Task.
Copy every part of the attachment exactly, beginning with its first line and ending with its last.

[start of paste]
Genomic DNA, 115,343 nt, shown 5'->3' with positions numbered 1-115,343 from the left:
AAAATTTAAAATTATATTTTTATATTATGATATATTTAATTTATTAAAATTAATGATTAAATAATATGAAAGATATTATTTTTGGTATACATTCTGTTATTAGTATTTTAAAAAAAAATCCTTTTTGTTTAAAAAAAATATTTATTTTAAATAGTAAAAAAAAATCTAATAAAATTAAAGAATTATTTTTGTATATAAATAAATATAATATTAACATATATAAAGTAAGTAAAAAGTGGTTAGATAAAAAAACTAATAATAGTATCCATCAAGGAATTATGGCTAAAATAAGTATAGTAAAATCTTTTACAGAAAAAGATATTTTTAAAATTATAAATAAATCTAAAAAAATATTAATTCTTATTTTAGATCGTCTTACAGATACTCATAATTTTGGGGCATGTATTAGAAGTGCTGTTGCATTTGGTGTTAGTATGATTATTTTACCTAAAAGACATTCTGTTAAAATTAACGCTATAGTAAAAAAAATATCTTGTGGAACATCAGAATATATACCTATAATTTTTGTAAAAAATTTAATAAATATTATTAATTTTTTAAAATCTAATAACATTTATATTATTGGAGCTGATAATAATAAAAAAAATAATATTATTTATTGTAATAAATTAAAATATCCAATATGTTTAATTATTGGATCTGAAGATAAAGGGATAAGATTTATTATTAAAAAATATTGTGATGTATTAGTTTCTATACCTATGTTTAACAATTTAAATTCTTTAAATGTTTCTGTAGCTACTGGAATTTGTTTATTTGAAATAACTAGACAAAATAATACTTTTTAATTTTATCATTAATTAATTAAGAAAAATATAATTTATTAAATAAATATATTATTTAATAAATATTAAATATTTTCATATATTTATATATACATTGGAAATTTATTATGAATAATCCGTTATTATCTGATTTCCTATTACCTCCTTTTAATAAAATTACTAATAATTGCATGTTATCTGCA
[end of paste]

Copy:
Genomic DNA, 115,343 nt, shown 5'->3' with positions numbered 1-115,343 from the left:
AAAATTTAAAATTATATTTTTATATTATGATATATTTAATTTATTAAAATTAATGATTAAATAATATGAAAGATATTATTTTTGGTATACATTCTGTTATTAGTATTTTAAAAAAAAATCCTTTTTGTTTAAAAAAAATATTTATTTTAAATAGTAAAAAAAAATCTAATAAAATTAAAGAATTATTTTTGTATATAAATAAATATAATATTAACATATATAAAGTAAGTAAAAAGTGGTTAGATAAAAAAACTAATAATAGTATCCATCAAGGAATTATGGCTAAAATAAGTATAGTAAAATCTTTTACAGAAAAAGATATTTTTAAAATTATAAATAAATCTAAAAAAATATTAATTCTTATTTTAGATCGTCTTACAGATACTCATAATTTTGGGGCATGTATTAGAAGTGCTGTTGCATTTGGTGTTAGTATGATTATTTTACCTAAAAGACATTCTGTTAAAATTAACGCTATAGTAAAAAAAATATCTTGTGGAACATCAGAATATATACCTATAATTTTTGTAAAAAATTTAATAAATATTATTAATTTTTTAAAATCTAATAACATTTATATTATTGGAGCTGATAATAATAAAAAAAATAATATTATTTATTGTAATAAATTAAAATATCCAATATGTTTAATTATTGGATCTGAAGATAAAGGGATAAGATTTATTATTAAAAAATATTGTGATGTATTAGTTTCTATACCTATGTTTAACAATTTAAATTCTTTAAATGTTTCTGTAGCTACTGGAATTTGTTTATTTGAAATAACTAGACAAAATAATACTTTTTAATTTTATCATTAATTAATTAAGAAAAATATAATTTATTAAATAAATATATTATTTAATAAATATTAAATATTTTCATATATTTATATATACATTGGAAATTTATTATGAATAATCCGTTATTATCTGATTTCCTATTACCTCCTTTTAATAAAATTACTAATAATTGCATGTTATCTGCA